Seventeen years after Sex and the City left our screens, it’s back with a new 10-part reboot, says Adam White in The Independent – and it’s a triumph. And Just Like That doesn’t feel like “cloying nostalgia-bait” or a “sad rehashing of the past”. It knows its main characters are older, whiter and completely out of step – and it revels in it. Miranda has gone back to school to study human rights law, having realised that merely “wearing a pink pussy hat” doesn’t actually do a lot for women. Carrie is a regular guest on a podcast fronted by a “queer, non-binary Mexican-Irish diva” named Che. A younger, “cool, smart, at-ease-with-life” cast visibly blanch at these out-of-touch oldies. It works. And that, after the ladies’ infamous movie flops, is a “minor miracle”.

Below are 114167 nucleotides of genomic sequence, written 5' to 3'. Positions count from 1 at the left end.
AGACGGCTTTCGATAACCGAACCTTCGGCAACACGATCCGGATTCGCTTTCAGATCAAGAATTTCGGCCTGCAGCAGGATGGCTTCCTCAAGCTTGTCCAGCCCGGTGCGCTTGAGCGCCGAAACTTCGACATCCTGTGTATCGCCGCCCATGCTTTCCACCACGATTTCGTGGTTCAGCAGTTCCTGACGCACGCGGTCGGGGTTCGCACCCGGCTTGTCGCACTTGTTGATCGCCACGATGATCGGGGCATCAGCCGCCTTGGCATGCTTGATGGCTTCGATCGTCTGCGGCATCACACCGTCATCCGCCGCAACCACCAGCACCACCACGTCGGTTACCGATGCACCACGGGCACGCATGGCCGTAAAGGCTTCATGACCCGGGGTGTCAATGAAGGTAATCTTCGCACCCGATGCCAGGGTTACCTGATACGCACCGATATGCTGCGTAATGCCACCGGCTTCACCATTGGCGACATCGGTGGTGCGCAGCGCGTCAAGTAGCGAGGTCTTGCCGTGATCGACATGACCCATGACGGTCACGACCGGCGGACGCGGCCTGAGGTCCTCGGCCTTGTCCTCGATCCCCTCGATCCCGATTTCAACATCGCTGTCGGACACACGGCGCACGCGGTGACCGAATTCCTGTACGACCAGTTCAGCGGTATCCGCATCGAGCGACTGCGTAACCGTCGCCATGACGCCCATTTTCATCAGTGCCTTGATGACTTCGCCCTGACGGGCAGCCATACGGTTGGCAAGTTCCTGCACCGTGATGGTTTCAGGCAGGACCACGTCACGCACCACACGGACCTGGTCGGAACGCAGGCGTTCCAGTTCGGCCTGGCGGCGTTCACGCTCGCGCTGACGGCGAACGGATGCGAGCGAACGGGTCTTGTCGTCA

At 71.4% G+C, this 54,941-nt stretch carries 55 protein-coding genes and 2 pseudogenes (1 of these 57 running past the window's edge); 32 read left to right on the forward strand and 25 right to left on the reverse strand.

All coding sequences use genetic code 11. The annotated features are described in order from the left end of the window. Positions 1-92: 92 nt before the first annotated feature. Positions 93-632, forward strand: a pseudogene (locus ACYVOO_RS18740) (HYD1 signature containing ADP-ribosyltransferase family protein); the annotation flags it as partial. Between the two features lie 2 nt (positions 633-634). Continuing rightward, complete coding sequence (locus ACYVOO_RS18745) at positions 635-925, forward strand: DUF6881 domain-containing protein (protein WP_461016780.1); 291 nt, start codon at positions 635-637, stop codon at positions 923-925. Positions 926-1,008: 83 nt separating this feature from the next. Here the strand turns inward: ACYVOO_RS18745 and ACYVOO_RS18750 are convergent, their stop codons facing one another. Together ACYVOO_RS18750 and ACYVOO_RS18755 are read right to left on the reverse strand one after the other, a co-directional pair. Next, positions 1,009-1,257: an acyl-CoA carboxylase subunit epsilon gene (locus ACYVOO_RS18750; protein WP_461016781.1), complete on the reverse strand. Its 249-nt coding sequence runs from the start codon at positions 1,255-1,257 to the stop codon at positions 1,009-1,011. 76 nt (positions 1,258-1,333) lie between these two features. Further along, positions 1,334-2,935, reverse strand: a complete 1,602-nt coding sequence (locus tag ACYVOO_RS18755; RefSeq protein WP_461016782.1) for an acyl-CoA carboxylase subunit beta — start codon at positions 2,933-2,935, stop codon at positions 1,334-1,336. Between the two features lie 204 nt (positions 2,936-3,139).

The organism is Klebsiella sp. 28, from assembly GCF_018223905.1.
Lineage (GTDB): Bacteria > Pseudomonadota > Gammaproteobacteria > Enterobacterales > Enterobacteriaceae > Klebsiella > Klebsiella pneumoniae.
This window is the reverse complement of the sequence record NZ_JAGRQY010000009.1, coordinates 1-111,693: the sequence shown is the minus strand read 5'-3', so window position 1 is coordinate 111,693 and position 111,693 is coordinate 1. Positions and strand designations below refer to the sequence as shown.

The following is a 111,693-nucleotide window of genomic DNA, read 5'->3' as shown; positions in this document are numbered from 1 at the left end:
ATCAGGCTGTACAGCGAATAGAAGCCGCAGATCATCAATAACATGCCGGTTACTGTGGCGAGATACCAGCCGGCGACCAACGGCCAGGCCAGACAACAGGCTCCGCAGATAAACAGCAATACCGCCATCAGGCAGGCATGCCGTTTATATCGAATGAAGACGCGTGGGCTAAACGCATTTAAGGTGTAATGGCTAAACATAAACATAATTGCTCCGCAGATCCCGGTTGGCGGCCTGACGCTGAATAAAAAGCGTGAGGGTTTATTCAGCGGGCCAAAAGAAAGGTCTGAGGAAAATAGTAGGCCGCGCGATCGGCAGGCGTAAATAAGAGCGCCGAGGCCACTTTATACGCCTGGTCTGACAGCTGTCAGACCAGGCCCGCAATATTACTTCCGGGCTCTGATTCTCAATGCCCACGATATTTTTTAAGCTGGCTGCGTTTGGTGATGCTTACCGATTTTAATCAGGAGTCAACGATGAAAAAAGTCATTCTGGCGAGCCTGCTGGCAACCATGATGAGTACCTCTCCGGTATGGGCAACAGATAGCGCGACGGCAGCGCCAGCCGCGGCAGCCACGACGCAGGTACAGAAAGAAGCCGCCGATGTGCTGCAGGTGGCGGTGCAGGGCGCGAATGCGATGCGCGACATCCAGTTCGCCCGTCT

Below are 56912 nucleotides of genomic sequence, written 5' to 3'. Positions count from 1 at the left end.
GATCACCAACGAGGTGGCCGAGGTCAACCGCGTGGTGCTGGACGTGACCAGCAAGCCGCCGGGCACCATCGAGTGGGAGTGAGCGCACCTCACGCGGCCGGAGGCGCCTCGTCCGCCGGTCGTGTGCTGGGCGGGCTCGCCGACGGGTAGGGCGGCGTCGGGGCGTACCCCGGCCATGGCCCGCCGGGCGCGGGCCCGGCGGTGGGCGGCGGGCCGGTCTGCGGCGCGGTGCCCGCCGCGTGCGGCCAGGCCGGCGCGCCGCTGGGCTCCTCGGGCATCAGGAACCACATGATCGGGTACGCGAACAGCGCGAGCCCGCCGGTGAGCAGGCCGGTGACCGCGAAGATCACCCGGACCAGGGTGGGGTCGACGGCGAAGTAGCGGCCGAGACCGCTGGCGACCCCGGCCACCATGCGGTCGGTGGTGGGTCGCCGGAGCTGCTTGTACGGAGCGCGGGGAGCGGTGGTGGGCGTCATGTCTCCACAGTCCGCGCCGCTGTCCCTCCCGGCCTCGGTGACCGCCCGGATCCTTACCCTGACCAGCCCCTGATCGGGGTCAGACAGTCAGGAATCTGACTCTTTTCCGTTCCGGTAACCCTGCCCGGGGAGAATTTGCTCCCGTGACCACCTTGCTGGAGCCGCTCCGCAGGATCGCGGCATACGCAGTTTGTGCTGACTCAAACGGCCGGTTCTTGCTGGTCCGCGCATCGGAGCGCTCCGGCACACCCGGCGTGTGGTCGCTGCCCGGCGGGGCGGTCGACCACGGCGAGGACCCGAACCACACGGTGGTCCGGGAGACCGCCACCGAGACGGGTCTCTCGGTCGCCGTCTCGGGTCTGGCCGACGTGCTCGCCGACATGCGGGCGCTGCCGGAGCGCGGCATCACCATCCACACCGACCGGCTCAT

There’s just one thing missing, says Carol Midgley in The Times. The original show’s “best character” – Kim Cattrall’s “libidinous, outrageous, man-eating Samantha” – is entirely absent, as the actress refused to take part in the reboot. The writers try to make up for her “funny filth quota” with “lame stuff about masturbation, gender-neutral toilets and teenagers leaving used condoms on bedroom floors”. But it doesn’t quite work. Still, this is meant to be the series “in which the characters grow up a bit”. Sure enough, the first episode ends with a prominent character dying after a workout on a Peloton bike. It’s a “nice, dark twist” that could yet “give this series soul”.